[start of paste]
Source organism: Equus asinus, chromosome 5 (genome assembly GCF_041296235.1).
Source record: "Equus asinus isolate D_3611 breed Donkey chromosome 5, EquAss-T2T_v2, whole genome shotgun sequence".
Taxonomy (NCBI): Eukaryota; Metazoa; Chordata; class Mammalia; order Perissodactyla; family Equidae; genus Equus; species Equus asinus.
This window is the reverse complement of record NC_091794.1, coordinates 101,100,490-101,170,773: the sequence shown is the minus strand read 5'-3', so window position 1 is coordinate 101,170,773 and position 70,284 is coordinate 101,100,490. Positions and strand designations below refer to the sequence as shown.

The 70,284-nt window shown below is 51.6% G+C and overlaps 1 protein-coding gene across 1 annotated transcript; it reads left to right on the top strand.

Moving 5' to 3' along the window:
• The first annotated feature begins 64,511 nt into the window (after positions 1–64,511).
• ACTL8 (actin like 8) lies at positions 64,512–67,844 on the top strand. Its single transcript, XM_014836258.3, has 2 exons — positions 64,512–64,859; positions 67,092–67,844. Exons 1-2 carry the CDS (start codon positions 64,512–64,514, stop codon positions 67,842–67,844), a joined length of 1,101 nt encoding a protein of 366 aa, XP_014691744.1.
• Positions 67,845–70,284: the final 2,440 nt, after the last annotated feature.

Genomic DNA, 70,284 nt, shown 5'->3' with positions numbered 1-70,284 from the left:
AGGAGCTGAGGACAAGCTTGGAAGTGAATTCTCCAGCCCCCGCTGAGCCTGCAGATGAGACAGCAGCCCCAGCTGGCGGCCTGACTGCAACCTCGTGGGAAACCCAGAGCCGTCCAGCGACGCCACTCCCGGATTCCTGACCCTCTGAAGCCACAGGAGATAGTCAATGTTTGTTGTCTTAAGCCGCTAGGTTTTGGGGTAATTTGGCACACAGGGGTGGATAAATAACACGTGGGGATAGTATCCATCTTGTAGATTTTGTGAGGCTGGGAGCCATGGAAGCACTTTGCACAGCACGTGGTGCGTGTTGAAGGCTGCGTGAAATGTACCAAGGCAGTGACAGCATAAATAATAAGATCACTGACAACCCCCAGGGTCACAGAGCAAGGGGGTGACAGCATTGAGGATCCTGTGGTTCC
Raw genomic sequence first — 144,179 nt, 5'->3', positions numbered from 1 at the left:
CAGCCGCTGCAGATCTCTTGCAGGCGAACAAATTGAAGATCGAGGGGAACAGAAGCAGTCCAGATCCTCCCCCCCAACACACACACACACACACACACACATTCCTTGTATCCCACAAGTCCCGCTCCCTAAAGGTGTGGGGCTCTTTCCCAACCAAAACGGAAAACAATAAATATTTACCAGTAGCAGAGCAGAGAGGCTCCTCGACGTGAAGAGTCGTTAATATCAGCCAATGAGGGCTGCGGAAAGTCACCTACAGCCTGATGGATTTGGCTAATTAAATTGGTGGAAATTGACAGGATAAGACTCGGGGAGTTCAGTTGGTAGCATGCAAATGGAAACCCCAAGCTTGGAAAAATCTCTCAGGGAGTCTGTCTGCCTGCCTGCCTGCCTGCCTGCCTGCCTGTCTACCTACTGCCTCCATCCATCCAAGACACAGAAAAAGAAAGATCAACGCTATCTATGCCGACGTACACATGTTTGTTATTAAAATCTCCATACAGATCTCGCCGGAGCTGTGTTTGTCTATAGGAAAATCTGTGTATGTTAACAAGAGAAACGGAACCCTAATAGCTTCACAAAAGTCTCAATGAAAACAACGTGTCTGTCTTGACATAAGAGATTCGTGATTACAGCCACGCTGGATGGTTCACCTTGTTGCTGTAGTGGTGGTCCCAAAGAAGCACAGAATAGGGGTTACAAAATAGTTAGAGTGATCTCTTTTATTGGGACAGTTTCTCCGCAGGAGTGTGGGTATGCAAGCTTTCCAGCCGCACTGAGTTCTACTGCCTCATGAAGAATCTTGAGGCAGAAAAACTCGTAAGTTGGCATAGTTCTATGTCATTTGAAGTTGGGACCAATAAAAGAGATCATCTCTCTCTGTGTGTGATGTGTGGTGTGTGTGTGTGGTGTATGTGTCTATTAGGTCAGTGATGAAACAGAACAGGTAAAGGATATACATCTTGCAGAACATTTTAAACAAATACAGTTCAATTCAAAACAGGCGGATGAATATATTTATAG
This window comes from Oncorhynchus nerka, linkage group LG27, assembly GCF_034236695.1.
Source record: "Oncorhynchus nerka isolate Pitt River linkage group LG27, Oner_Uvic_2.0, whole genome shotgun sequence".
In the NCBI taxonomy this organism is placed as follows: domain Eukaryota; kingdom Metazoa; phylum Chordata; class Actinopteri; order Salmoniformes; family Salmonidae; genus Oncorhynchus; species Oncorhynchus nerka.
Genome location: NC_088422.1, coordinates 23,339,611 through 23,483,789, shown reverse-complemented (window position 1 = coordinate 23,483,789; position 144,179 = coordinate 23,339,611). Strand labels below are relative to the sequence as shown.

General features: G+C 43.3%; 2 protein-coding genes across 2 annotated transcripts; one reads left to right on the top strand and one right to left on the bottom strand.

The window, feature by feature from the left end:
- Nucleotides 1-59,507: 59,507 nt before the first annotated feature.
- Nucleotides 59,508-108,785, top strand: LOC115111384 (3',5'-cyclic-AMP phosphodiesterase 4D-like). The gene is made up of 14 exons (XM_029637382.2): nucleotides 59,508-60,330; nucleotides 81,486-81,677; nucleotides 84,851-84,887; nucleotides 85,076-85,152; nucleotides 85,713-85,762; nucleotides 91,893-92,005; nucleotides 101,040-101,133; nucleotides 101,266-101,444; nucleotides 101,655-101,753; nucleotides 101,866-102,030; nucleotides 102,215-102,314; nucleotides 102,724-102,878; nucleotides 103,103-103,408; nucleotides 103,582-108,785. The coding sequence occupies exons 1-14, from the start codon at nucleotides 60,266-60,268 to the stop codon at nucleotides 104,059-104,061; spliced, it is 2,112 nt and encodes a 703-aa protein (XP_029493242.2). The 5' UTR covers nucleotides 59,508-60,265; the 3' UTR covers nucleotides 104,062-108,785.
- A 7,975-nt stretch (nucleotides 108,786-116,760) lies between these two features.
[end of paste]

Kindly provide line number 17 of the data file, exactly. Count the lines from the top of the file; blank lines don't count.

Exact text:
Genome location: NC_088422.1, coordinates 23,339,611 through 23,483,789, shown reverse-complemented (window position 1 = coordinate 23,483,789; position 144,179 = coordinate 23,339,611). Strand labels below are relative to the sequence as shown.